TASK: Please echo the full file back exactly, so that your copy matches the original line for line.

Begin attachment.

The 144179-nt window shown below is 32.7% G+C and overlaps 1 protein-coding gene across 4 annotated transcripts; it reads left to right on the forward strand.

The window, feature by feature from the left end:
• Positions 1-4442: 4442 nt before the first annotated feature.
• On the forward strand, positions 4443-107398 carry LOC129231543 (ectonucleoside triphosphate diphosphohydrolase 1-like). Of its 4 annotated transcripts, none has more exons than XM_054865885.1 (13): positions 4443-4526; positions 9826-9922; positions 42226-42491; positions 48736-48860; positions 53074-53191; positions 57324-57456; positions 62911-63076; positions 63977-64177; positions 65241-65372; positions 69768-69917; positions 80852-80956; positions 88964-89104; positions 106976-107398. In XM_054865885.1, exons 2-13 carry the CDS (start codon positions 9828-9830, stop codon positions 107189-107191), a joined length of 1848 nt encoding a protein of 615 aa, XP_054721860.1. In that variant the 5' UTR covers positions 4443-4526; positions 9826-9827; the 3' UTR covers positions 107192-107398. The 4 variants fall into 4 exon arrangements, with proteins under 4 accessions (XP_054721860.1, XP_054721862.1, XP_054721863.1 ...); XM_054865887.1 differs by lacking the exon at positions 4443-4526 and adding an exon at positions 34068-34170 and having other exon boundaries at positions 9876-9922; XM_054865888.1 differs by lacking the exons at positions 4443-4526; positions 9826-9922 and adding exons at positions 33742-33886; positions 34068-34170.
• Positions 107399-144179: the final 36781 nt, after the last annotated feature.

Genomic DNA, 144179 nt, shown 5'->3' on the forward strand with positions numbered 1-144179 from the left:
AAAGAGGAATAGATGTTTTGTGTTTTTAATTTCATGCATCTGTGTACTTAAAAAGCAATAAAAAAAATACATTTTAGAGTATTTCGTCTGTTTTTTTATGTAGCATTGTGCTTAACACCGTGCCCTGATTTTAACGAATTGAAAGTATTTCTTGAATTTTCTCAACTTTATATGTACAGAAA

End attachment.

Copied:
The 144179-nt window shown below is 32.7% G+C and overlaps 1 protein-coding gene across 4 annotated transcripts; it reads left to right on the forward strand.

The window, feature by feature from the left end:
• Positions 1-4442: 4442 nt before the first annotated feature.
• On the forward strand, positions 4443-107398 carry LOC129231543 (ectonucleoside triphosphate diphosphohydrolase 1-like). Of its 4 annotated transcripts, none has more exons than XM_054865885.1 (13): positions 4443-4526; positions 9826-9922; positions 42226-42491; positions 48736-48860; positions 53074-53191; positions 57324-57456; positions 62911-63076; positions 63977-64177; positions 65241-65372; positions 69768-69917; positions 80852-80956; positions 88964-89104; positions 106976-107398. In XM_054865885.1, exons 2-13 carry the CDS (start codon positions 9828-9830, stop codon positions 107189-107191), a joined length of 1848 nt encoding a protein of 615 aa, XP_054721860.1. In that variant the 5' UTR covers positions 4443-4526; positions 9826-9827; the 3' UTR covers positions 107192-107398. The 4 variants fall into 4 exon arrangements, with proteins under 4 accessions (XP_054721860.1, XP_054721862.1, XP_054721863.1 ...); XM_054865887.1 differs by lacking the exon at positions 4443-4526 and adding an exon at positions 34068-34170 and having other exon boundaries at positions 9876-9922; XM_054865888.1 differs by lacking the exons at positions 4443-4526; positions 9826-9922 and adding exons at positions 33742-33886; positions 34068-34170.
• Positions 107399-144179: the final 36781 nt, after the last annotated feature.

Genomic DNA, 144179 nt, shown 5'->3' on the forward strand with positions numbered 1-144179 from the left:
AAAGAGGAATAGATGTTTTGTGTTTTTAATTTCATGCATCTGTGTACTTAAAAAGCAATAAAAAAAATACATTTTAGAGTATTTCGTCTGTTTTTTTATGTAGCATTGTGCTTAACACCGTGCCCTGATTTTAACGAATTGAAAGTATTTCTTGAATTTTCTCAACTTTATATGTACAGAAA